a) This is not a new story. This is an old story that has been told a few hunderd times in different ways but essentially the same story. What if Jesus had kids and the church had to cover it up. I personally prefer the Preacher series of comics but don’t recommend them to anyone who is squemish or in any way worried that they may see something “not christian”. It is all “not christian”. If you want to see the same idea done before Dan Brown got his hands on it and tried to pass it off as an original thought, start with something deemd ‘heretical’ like the Last Temptation (they even made a film for those of you who have an alergic reaction to paper.)

    b) It is really badly written. Noddy and Big Ears do mystery. Page 1 – bit of a puzzle. Page 2 – answer to the puzzle. Page 3 – bit of a puzzle. Page 4 – bit of an answer…… Page 127 – bit of a puzzel.

    It is the mystery novel equivelant of chinese water torture. Each drop is insignificant and yet at the end you just want to kill yourself. Bad bad bad bad bad bad bad bad bad bad bad bad writing. Did I mention that it is bad?

    Great oportunity in the RE classroom though. Great to talk to the kids about. None of them read it but they all thought they knew what it said.

    Nothing too deep. It was a bit like responding to Jeremy Clarkson a couple of weeks ago in the column he writes when he proudly declared “When Galileo proved that the bible wasn’t true”. You know when people make themselves look unbelievably thinck by trying to talk about a subject they know very little about….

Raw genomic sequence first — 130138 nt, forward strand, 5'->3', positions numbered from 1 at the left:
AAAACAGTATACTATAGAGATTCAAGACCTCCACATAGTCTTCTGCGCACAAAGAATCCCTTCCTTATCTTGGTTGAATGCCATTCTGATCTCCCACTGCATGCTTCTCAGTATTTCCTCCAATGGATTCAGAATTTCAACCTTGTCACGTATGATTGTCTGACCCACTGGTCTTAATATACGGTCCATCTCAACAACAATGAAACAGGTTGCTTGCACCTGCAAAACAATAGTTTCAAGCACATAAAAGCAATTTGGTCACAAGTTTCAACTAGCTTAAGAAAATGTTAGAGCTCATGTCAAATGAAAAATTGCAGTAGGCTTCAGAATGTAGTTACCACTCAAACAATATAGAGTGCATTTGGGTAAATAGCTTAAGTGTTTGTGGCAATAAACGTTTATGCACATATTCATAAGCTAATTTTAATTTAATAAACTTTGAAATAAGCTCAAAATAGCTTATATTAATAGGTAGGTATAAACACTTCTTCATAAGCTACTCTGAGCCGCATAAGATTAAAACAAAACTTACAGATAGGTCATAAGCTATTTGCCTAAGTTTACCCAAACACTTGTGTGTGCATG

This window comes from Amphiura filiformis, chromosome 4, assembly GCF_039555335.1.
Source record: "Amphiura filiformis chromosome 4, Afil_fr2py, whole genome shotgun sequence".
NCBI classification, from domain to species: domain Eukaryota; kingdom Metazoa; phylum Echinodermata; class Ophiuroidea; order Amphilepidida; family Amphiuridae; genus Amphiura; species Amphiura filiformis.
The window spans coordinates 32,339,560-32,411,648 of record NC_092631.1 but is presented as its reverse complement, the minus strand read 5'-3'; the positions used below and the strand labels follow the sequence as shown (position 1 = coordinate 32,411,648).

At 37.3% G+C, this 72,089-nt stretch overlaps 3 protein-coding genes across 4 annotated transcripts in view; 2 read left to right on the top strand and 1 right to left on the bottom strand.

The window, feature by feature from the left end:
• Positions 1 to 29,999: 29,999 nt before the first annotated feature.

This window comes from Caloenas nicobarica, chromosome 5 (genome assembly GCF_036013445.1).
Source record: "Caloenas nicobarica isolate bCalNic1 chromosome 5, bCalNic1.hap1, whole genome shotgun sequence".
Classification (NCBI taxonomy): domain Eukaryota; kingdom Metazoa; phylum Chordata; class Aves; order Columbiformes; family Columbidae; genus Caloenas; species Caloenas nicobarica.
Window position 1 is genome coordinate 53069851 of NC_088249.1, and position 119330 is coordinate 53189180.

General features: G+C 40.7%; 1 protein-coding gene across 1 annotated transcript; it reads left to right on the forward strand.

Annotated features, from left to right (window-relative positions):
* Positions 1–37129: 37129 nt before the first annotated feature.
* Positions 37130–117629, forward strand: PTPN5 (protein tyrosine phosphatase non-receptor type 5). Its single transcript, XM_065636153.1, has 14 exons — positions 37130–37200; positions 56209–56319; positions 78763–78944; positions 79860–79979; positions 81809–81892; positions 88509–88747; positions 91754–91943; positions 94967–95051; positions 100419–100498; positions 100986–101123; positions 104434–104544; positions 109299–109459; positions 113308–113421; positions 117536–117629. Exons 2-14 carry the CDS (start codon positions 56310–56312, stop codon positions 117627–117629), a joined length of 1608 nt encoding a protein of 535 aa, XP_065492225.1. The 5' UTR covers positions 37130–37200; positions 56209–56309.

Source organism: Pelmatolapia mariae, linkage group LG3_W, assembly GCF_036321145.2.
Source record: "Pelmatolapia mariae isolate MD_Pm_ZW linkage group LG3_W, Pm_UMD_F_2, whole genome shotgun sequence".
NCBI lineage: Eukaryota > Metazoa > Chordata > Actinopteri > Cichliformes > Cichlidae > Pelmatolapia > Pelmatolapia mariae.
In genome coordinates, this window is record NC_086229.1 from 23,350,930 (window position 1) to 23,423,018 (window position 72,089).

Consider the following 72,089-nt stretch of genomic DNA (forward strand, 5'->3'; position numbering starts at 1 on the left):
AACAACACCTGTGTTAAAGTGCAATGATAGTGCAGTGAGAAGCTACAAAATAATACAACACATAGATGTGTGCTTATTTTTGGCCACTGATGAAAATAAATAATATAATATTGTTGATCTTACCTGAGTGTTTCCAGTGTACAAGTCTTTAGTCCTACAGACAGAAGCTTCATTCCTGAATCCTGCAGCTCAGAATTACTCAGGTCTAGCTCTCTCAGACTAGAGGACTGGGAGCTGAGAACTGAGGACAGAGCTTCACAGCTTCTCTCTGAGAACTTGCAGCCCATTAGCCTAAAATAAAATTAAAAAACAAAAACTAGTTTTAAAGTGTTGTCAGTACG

… theres them that knows and them that don’t know…. and them that…

    Hang on. Haven’t we had this before?

  52. becky says:

    Rob – I agree both books aren’t good writing (I’m being kind here) – but where the church misses the boat is they tell the fawning fans that they are idiots, heretics, etc. instead of digging deeper – you’ll find in both books a treatment of women for example that is often missing from many church settings. I see these books as teaching tools to see what’s behind the message that’s so appealing.

  53. Robb says:

    So do I when I find someone who has actually read it rather than a bit on a TV show describing it.

    Totally agree with you. Engagement is the way forwar. We have nothing to fear except fear itself!

    As I say, the only time I hear the word heretic it is used to describe Donatists and Gnostics [in their context in the first-fourth century where they belong].

    My fav heretic story is the Revd Bish Bash Bosh St Nick. He walked across the room at one of the councils and smacked a guy round the head with his crook declaring “that’s how we deal with heretics”.

    What a guy :lol:

  54. Robb says:

    Arius was hit BTW – of Arian herecy fame…

  55. Robb says:

    And it may be a bit of a legend…

    But a great St Nicholas story none the less!!

  56. Linus says:

    Robb @43 Absolutely! Yes minister was Maggie Thatcher’s favourite tv program, so it must be good, right?